This is part of the problem with the way critics (and even some proponents) have discussed Jupiter Ascending. Because Jupiter does not “take action” (i.e., punch someone) until the end of the movie, she is a passive character, one with little to no agency because of her position as a member of the servant class and then as someone who has all the power in the universe but appears to do almost nothing with it for much of the movie. She just doesn’t move the plot. Alternatively, as some fans have argued, Jupiter has agency only because she stops being a servant and eventually becomes a princess. Power, in other words, is agency.
All of this is absolutely wrong. Jupiter always had agency. Jupiter’s mother always had agency. Being a servant does not mean you sacrifice your agency. Becoming a princess doesn’t mean an agency fairy drops out of the sky and anoints you with agency oils, as the film inconsistently demonstrates. Agency is a complicated monstrosity because it is a reflection of an individual’s interactions with a given culture. How Jupiter interacts with her culture(s) is certainly passive for most of the movie, but that does not make her absent of agency. In fact, quite the opposite. From the moment Jupiter discovers she is a space princess, she must rely on the knowledge of others to help her through the process. If, as one definition would hold, we define agency by the ability for one to take actions which are in their own interests, then it is certainly true that Jupiter’s reliance, while passive, is a choice that is made for herself. Because she does choose. Her actions may not involve flying mecha spacejets or running away on hovering rollerblades, but they are actions — and like normal people, her actions sometimes come with negative consequences. Even her reluctance about the degree to which she wants to participate in the interstellar culture of the film indicates a character who has agency, since she not only struggles with this decision but also has the ability to make that decision. And the film’s progression, however inconsistent, is entirely about the process of shifting degrees of agency: Jupiter begins the film with limited but apparent agency and ends the film with as much agency as the villains. That she chooses to make limited use of her new-found power should be the real discussion point here, not the question of Jupiter’s agency.
The erasure of the complexity of agency isn’t isolated to Jupiter Ascending; it is just such a strong component of the criticism of the film that it’s hard to ignore. This erasure, however, occurs in other sf/f franchises, too. In the case of The Hunger Games (the first two films/books, at least), the focus on Katniss as a “strong female character” often means that we forget Prim or her mother, who are not-quite-passive in the film, but certainly more passive than Katniss. Unlike Katniss, however, Prim and their mother are healers, and, as far as we can tell, by choice. They may all live in an oppressive society, but Prim, Katniss, and their mother each make their own choices within it, the consequences for which are varied. We hail Katniss because she sacrifices in an overt manner, but we don’t talk about Prim’s sacrifices and struggles as a young girl learning to heal the wounds of an oppressed people. The narrative does enough erasing by necessity, since it cannot cover everything, but the rigid definitions of “agency” and “strong female character” mean that we do a fair bit of erasing, too.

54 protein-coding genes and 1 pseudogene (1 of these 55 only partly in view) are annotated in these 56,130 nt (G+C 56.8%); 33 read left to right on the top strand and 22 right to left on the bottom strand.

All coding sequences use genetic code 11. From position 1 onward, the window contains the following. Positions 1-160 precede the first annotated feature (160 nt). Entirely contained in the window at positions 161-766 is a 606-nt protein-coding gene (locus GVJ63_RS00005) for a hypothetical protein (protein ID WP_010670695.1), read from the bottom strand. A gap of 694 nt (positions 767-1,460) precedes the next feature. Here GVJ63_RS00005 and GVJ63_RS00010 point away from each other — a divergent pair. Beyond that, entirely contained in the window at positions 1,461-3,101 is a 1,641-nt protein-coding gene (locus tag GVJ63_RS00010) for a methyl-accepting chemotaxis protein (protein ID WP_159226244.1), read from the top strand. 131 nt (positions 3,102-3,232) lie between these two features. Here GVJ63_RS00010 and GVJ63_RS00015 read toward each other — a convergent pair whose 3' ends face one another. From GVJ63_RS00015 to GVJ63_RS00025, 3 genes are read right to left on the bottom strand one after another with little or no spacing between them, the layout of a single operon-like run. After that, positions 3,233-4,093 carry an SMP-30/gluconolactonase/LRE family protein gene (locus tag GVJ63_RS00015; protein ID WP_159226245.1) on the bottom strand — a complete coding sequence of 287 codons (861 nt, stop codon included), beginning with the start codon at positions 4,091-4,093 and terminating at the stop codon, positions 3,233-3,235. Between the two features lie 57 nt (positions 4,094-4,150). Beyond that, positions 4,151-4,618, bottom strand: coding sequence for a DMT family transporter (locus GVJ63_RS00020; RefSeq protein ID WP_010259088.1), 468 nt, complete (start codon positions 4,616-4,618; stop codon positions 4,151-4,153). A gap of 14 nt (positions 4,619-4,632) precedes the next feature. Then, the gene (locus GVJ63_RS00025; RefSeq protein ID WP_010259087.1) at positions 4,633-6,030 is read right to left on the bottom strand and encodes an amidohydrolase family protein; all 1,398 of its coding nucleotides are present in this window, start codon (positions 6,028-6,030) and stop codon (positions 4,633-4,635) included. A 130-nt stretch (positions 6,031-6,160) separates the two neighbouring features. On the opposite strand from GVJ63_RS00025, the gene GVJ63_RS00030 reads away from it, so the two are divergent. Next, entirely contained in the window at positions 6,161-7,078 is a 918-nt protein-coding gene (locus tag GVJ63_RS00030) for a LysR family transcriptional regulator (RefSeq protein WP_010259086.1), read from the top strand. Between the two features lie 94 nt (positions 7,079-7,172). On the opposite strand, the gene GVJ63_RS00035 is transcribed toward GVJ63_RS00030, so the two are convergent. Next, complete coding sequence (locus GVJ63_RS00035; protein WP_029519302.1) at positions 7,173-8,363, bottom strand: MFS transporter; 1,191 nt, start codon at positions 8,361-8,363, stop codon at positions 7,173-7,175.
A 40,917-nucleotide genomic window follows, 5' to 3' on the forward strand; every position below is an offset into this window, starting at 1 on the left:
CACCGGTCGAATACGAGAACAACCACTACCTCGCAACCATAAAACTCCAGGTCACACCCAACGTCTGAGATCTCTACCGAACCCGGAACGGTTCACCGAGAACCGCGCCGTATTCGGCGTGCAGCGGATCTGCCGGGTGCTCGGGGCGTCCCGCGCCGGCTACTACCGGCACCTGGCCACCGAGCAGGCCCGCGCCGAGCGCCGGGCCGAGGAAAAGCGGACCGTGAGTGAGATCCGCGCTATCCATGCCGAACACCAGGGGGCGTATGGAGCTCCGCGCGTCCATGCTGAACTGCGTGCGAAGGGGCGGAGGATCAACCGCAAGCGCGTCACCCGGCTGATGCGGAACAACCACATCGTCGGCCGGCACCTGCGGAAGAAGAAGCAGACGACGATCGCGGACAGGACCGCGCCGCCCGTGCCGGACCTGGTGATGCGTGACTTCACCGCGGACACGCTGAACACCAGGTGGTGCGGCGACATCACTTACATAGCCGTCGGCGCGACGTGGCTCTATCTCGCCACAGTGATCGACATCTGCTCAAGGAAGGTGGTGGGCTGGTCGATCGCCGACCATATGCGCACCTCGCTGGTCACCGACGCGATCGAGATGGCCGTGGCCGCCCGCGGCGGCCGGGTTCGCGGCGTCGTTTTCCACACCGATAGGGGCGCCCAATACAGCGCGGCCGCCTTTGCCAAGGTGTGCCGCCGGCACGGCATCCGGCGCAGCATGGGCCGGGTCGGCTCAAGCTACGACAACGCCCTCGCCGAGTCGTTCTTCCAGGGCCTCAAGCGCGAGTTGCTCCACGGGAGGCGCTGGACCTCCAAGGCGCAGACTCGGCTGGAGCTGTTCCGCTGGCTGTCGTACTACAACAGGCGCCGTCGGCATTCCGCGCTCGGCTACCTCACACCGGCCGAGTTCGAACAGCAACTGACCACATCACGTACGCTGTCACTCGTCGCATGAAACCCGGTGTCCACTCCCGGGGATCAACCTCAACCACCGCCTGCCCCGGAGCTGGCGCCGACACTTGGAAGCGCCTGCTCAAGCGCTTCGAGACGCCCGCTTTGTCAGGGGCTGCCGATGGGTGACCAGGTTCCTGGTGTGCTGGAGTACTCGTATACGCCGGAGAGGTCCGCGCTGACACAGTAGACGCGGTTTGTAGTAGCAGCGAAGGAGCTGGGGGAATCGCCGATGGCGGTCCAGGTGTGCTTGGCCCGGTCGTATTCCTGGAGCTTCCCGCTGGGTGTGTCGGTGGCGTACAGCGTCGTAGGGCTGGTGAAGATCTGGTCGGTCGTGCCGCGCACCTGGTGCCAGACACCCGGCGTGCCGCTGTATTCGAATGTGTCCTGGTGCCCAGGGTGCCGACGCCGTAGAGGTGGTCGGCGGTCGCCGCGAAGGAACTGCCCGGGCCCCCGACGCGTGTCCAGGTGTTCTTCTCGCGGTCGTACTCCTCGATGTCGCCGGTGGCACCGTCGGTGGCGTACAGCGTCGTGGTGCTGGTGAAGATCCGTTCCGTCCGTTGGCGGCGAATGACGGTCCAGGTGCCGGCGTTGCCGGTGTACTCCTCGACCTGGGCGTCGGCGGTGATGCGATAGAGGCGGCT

Another example of this can be found in the figure of Peggy Carter from Agent Carter. As a character, Carter is on the surface a stereotypical “strong female character.” Despite living in the sexist culture of the 1940s (a complex one, we should note), Carter almost always acts of her own accord, often by fighting against the system in which she exists through feats of strength or intelligence. She punches bad guys. She tells people off. She holds her own or plays up her “female-ness” when it serves her agenda. She is, in other words, an active agent in almost every sense. However, using Carter as the definition of a “strong female character” means that the agency of other women around her is effectively erased. Angie, Carter’s delightful neighbor, is unlike Carter because her actions are either that of conformity or subversion. We should remember here, too, that the reason Angie is so different from Carter has to do with their relative power: Carter is just in a better position to exercise her agency in active ways. If we talk about Angie’s difference as being a negative rather than a particular cultural position within a male-dominant society, then we are effectively making it possible to erase Angie’s agency. Carter’s actions are the right actions; Angie’s are not. This comparison model, one which equally affects Jupiter since she is by default compared to female characters that “got it right,” does a disservice to the women whose day-to-day lives may be infinitely more complex than films can ever show.
All of these women represent the myriad ways in which agency manifests. Trying to compare them to one another as if some forms of agency are better than others is at best absurd and at worst downright unethical. Unethical because it is a fantasy which erases, intentionally or otherwise, the gritty work of women around the globe who aren’t bow-toting superheroines. Women who are like Jupiter. Women who are servants, prostitutes, soldiers, cooks, mothers, doctors, poker players, yoga instructors, fishers, housekeepers, CEOs, etc. Women of all types. Women living in all manner of social conditions. By saying only some of them are really “strong” or “have agency (enough that it is worth noting),” we erase all those who exert their agency and strength in other ways. Personally, I think women have been erased enough…
P.S.: There are also other issues with the criticisms of Jupiter Ascending. One that particularly irritates me is the attack on the film’s representation of servant-class labor. Setting aside the mass exploitation of immigrants, the attack on Jupiter’s job as a toilet cleaner is part of a wider American (and probably elsewhere) assault on the value of labor in general. While working at McDonald’s or as a housekeeper has never been a particularly glamorous job, it has only become synonymous with “the garbage of society” over the course of decades of wage deflation, whereby minimum wage jobs are increasingly less valued because they are increasingly less able to facilitate the basics of American life. As far as I’m concerned, the continued peddling of this narrative does a disservice to those who work in those less-valued industries, as it makes it far more difficult for them to lobby for better working conditions, etc. But I digress…
P.S.S.: Olivia Waite has a similar take on all of this in her post entitled “Die Hard, Jupiter Jones, Cinderella, and Character Agency.” I recommend reading it.